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Minnesota ends February with sharp decline in COVID-19 deaths

1 March 2022

COVID-19 deaths reported in February are only half the total reported in January in Minnesota, another sign of the declining pandemic wave.

The Minnesota Department of Health on Tuesday reported another 22 COVID-19 deaths, raising the state’s overall pandemic toll to 12,131 and its total in February to 414. The state also reported 2,142 coronavirus infections that were identified over the weekend and more than 1.4 million over the past two years of the pandemic.

While the February number will increase with delayed reporting and verification of COVID-19 deaths, it remains well below the 1,067 deaths reported in December at the peak of the delta pandemic wave, and the 873 reported in January during the omicron wave.

Minnesota on Tuesday also reported a decline in the positivity rate of COVID-19 testing to 5.6% in the week ending Feb. 21. The state hasn’t been below the 5% caution threshold for substantial coronavirus transmission risk since Aug. 2.

COVID-19 hospitalizations in Minnesota also declined to 512 on Monday, down from 1,363 at the start of February. A withering influenza season also has combined to ease pressure on Minnesota hospitals on Monday, which reported 82 open, staffed adult intensive care beds.

The 593 influenza hospitalizations this winter is more than the 35 last season, when mask mandates and stay-at-home measures reduced the spread of illness, but less than the 2,000 to 6,000 reported in a typical flu season in Minnesota.

Health officials believe Minnesota’s progress in providing COVID-19 booster doses played a significant role, even though the omicron coronavirus variant produced a much higher rate of infection in vaccinated residents than earlier variants. Minnesota ranks second among states with 55.8% of its 3.8 million fully vaccinated residents receiving boosters against COVID-19 last fall and this winter.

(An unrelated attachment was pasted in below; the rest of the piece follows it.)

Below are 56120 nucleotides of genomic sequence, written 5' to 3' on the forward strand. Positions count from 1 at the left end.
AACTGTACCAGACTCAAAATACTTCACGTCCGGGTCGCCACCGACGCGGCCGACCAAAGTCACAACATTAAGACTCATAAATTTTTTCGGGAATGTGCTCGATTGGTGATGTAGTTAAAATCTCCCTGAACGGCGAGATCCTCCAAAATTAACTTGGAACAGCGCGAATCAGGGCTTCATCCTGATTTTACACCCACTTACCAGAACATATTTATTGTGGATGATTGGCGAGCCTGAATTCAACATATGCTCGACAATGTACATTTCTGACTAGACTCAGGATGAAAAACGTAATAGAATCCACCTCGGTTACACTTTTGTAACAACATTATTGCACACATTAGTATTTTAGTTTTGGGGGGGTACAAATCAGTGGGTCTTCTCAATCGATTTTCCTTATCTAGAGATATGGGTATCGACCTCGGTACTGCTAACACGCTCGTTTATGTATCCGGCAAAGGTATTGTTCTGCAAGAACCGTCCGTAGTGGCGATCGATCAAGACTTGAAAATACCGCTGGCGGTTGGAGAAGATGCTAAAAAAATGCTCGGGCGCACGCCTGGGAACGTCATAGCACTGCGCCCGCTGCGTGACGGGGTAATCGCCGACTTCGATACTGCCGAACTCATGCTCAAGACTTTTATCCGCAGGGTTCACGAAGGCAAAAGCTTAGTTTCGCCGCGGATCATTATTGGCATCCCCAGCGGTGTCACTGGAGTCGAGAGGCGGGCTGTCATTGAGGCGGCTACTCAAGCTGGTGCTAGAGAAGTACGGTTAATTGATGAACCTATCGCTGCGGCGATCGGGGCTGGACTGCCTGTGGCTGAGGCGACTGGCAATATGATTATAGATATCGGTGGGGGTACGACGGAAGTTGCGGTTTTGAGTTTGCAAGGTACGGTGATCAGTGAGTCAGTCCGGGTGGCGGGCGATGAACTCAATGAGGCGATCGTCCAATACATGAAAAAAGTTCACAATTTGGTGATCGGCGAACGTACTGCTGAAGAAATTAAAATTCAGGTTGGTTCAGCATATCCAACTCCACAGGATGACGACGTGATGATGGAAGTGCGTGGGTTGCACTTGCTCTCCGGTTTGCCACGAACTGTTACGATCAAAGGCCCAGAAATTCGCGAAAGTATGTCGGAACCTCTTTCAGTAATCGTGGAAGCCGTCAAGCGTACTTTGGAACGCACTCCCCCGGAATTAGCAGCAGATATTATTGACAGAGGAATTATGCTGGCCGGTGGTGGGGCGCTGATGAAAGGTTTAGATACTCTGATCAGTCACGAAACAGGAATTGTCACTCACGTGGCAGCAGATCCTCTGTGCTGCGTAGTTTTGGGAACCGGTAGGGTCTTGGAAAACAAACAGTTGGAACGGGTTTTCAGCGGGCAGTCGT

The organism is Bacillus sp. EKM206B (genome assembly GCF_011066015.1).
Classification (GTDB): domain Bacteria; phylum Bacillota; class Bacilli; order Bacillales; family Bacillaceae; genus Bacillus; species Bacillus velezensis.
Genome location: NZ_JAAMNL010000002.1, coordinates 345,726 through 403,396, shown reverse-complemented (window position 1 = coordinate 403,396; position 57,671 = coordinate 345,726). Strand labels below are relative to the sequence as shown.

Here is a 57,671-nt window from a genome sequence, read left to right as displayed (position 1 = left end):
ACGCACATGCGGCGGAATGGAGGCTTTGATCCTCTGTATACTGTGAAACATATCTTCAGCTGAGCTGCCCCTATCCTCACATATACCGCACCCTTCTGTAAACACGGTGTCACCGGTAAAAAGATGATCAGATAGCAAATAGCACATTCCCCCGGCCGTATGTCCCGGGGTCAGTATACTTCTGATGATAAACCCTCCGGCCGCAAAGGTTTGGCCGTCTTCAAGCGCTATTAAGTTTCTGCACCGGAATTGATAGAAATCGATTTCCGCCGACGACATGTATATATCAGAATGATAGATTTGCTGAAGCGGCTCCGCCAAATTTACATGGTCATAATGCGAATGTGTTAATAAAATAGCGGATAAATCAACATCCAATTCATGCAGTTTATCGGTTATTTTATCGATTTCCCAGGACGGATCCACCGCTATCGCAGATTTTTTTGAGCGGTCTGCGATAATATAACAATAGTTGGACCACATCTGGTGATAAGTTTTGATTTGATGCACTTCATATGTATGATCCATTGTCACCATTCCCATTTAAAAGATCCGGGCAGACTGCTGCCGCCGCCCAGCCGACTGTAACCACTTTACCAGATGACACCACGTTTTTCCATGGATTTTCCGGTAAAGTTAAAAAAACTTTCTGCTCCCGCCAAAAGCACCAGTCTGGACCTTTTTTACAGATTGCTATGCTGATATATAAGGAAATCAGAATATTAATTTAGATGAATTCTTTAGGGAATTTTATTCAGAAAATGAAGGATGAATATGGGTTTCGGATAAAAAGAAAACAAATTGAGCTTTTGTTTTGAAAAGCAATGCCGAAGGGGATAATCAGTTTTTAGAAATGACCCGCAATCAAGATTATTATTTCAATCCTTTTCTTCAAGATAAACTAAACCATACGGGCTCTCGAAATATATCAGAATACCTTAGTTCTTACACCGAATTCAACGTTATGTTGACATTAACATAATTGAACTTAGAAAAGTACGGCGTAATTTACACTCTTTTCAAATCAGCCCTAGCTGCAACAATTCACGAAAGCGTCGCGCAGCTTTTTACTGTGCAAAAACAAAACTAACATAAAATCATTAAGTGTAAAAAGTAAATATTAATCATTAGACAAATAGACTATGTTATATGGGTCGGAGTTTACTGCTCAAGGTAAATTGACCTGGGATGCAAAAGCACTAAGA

HealthPartners and Children’s Minnesota contributed to research released Tuesday by the Centers for Disease Control and Prevention that showed continued but waning vaccine effectiveness in children 5 and older.

Effectiveness in preventing urgent care and emergency room visits declined from 85% during the delta wave to 34% in the omicron wave in teens 16-17 who had been fully vaccinated within six months. Booster doses restored effectiveness back to 81%, according to the study in Minnesota and nine other states.

Vaccine effectiveness in preventing COVID-19 hospitalizations during the delta and omicron waves was above 90% in children 12 and older who had received shots within six months, but it declined to 74% in younger children. That is still strong protection and is more important than whether the vaccine prevented milder illness that resulted in doctor visits, said Dr. Anupam Kharbanda, a Children’s co-author.

“Clearly the vaccine did not work as well during the omicron period … but what is very reassuring is that the vaccine still worked very well to prevent hospitalizations,” he said.

Minnesota expanded its pediatric incentive program on Tuesday, allowing parents to register in a drawing for five $100,000 college scholarships if their children 5-11 have received COVID-19 vaccine anytime through April 11.

This post was originally published on this site

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